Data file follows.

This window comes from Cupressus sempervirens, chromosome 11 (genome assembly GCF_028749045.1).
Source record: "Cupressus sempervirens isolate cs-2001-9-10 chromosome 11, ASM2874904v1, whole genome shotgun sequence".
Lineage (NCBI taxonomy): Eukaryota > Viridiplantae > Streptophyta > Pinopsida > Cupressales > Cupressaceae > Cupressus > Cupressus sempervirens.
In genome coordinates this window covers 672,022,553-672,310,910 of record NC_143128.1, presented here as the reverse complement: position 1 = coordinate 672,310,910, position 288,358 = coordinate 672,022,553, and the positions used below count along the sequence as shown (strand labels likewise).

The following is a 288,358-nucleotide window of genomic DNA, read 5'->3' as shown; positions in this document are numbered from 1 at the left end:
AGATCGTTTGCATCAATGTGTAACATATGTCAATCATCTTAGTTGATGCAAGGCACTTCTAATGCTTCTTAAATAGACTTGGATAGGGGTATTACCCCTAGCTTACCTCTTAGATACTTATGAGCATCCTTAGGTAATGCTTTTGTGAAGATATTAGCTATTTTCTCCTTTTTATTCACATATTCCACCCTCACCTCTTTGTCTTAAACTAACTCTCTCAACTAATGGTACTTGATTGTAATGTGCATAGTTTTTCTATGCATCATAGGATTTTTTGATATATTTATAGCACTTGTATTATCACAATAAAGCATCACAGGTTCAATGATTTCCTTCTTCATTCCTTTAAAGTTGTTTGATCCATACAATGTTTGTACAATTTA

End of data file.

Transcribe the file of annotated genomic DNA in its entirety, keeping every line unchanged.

This window comes from Cupressus sempervirens, chromosome 11 (genome assembly GCF_028749045.1).
Source record: "Cupressus sempervirens isolate cs-2001-9-10 chromosome 11, ASM2874904v1, whole genome shotgun sequence".
Lineage (NCBI taxonomy): Eukaryota > Viridiplantae > Streptophyta > Pinopsida > Cupressales > Cupressaceae > Cupressus > Cupressus sempervirens.
In genome coordinates this window covers 672,022,553-672,310,910 of record NC_143128.1, presented here as the reverse complement: position 1 = coordinate 672,310,910, position 288,358 = coordinate 672,022,553, and the positions used below count along the sequence as shown (strand labels likewise).

The following is a 288,358-nucleotide window of genomic DNA, read 5'->3' as shown; positions in this document are numbered from 1 at the left end:
AGATCGTTTGCATCAATGTGTAACATATGTCAATCATCTTAGTTGATGCAAGGCACTTCTAATGCTTCTTAAATAGACTTGGATAGGGGTATTACCCCTAGCTTACCTCTTAGATACTTATGAGCATCCTTAGGTAATGCTTTTGTGAAGATATTAGCTATTTTCTCCTTTTTATTCACATATTCCACCCTCACCTCTTTGTCTTAAACTAACTCTCTCAACTAATGGTACTTGATTGTAATGTGCATAGTTTTTCTATGCATCATAGGATTTTTTGATATATTTATAGCACTTGTATTATCACAATAAAGCATCACAGGTTCAATGATTTCCTTCTTCATTCCTTTAAAGTTGTTTGATCCATACAATGTTTGTACAATTTA